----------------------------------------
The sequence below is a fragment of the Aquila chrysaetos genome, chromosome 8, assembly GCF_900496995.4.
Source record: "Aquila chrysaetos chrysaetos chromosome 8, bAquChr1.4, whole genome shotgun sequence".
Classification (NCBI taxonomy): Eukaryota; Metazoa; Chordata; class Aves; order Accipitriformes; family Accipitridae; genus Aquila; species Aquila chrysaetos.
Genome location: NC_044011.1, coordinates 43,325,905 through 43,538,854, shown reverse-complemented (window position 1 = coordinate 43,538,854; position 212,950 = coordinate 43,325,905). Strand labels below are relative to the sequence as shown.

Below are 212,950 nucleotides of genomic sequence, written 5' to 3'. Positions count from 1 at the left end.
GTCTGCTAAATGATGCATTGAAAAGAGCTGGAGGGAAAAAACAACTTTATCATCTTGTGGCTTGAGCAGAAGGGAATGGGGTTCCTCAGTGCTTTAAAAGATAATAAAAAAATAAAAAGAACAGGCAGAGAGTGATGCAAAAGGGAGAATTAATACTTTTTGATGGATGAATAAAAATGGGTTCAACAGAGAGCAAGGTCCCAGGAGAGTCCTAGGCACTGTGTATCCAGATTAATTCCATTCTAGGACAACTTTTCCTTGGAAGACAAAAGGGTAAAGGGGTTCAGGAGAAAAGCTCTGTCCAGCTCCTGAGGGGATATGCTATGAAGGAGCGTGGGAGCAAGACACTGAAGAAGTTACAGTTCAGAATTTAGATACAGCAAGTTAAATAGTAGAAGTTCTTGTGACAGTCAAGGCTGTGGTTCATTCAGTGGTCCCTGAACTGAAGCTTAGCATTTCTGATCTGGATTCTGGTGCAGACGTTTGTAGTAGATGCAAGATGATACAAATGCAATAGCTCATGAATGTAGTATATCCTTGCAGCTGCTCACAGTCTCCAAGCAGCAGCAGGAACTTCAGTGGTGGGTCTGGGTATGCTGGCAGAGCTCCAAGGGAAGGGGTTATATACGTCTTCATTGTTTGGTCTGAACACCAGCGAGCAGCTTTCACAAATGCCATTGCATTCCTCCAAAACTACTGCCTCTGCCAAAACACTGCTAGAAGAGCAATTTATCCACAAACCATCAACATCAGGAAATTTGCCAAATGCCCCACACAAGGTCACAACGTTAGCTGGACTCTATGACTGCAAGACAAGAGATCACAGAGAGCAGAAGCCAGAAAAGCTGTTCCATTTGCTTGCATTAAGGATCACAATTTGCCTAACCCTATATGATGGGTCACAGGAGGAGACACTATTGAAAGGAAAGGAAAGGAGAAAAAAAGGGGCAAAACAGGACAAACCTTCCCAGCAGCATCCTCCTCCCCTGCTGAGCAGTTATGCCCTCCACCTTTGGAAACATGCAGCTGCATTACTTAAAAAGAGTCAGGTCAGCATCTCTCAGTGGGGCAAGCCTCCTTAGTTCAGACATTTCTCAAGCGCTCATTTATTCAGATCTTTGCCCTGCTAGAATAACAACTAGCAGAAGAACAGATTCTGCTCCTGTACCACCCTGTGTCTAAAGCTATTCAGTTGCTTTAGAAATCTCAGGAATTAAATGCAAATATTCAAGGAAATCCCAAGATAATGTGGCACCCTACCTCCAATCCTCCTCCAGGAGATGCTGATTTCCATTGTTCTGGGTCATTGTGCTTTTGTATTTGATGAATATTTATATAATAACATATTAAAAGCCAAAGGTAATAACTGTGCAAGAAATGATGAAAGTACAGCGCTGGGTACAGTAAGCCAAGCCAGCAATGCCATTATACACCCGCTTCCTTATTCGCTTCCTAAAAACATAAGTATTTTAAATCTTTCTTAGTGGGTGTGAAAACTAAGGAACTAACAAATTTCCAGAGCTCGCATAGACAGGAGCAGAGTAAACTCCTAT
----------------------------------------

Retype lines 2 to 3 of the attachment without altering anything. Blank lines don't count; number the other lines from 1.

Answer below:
Source record: "Aquila chrysaetos chrysaetos chromosome 8, bAquChr1.4, whole genome shotgun sequence".
Classification (NCBI taxonomy): Eukaryota; Metazoa; Chordata; class Aves; order Accipitriformes; family Accipitridae; genus Aquila; species Aquila chrysaetos.